Comcast announced Friday the launch of Peacock, it’s free ad-supported content streaming service. The stock went up nicely, but when Disney launched its own streaming service, the stock ran up a lot more.
Before we compare, here are the essential details of Peacock:
Peacock will launch on April 15 for Comcast subscribers, while on July 15, the service will roll out nationally for anyone to sign up. The basic service is free, with 5 minutes per hour of advertising, which the company has already lined up sponsors for. There will be 7,500 hours of programming for the basic service.
Peacock premium, which will also be free for bundled Comcast customers and cost $4.99 per month for others, offers 15,000 hours of content with additional advertising. An ad-free version of Peacock Premium will cost $9.99 per month.
Leveraging its existing 20 million cable subscribers, television content and some new original content with the likes of Kevin Hart and other stars, Comcast expects to initially monetize 24 million subscribers at $6 to $7 per month. The company is targeting 30 million subscribers by 2024 and for the service to be profitable by 2025.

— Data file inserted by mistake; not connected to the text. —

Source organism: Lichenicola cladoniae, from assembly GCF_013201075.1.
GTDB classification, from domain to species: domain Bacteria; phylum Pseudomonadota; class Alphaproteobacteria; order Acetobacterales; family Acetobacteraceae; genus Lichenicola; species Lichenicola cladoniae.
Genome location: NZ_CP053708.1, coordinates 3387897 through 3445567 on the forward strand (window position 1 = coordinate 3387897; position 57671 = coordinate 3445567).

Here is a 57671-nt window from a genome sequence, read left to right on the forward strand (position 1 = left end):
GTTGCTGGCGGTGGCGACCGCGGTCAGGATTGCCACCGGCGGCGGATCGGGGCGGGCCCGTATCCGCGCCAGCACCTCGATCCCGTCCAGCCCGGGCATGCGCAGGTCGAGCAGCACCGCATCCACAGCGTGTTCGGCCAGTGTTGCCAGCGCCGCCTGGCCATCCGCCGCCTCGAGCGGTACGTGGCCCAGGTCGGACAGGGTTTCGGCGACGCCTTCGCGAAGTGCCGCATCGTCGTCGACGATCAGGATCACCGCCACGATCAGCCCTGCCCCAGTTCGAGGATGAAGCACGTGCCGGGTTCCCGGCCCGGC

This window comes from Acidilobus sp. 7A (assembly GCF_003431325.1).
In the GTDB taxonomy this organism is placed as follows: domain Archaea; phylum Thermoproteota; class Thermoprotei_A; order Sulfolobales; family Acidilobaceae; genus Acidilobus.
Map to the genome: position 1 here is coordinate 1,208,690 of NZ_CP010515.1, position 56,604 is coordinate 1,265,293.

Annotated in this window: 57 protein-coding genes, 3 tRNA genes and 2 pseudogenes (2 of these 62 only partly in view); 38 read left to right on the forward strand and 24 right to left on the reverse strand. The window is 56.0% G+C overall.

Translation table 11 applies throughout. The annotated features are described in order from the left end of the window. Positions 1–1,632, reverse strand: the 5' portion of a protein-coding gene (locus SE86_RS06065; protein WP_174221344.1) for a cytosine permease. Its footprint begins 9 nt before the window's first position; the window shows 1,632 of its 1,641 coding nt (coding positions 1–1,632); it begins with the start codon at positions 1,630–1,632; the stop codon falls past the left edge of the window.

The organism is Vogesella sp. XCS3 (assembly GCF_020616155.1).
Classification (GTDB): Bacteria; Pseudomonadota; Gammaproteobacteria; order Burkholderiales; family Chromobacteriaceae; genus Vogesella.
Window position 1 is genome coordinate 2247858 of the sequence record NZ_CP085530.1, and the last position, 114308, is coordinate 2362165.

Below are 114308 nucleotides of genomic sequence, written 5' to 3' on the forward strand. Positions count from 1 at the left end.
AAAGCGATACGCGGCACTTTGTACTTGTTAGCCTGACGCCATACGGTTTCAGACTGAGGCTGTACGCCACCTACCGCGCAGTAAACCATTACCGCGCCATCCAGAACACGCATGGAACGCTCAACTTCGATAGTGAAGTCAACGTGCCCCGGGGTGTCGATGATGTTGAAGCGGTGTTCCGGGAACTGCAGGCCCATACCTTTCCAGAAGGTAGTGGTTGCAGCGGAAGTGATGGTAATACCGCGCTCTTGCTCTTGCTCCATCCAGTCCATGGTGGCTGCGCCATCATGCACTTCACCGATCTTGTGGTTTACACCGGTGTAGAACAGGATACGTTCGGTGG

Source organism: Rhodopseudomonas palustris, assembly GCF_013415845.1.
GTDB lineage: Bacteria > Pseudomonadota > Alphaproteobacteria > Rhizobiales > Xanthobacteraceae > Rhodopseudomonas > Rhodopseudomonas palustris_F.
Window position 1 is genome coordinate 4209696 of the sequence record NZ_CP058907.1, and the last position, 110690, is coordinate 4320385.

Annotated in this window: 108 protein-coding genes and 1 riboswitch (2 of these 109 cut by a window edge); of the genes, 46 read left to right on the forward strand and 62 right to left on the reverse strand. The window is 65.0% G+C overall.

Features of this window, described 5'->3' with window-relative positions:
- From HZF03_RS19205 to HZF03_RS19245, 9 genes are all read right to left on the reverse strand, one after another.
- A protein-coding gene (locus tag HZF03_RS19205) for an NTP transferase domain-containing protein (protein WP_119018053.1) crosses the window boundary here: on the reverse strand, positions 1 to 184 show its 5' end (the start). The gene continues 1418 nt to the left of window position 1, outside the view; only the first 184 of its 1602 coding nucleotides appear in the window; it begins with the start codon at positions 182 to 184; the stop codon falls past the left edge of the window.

Comcast shares rose 1.15% to $47.41 Friday.
Clearly, investors are optimistic. Analysts are largely positive on the particulars of the services, saying the free model (with only 5 minutes of advertising per hour), should help the service scale and gain subscribers. Initial investments will pressure profits in the beginning. Questions about the relatively low level of monetization bothered one analyst.
Comcast has been losing cable subscribers at a lower rate than the rest of the television industry because its Xfinity technology provides a premium service and experience compared to most of the industry. Its Cable revenue is expected to grow 5% year-over-year to $58 billion in 2019. Its high-speed internet revenue is expected to rise 9% to $18.7 billion in 2019.
The company also owns a chunk of Hulu and has acquired Sky TV, which it has streaming plans for. The relative gain for Comcast, while not small, doesn’t’t loom as large as it does for Disney.
Disney shares popped 8% after it announced the details of Disney+.
The company has seen fast adoption of its $4.99 per month service (bundle with ESPN Plus is $6.99). Disney, like Comcast, has a huge content backlog that it’s using to gain subs at a fast pace.
But Disney has been seriously losing on the television front in the past few years. Now, it’s adding a growth dimension to its portfolio of businesses.
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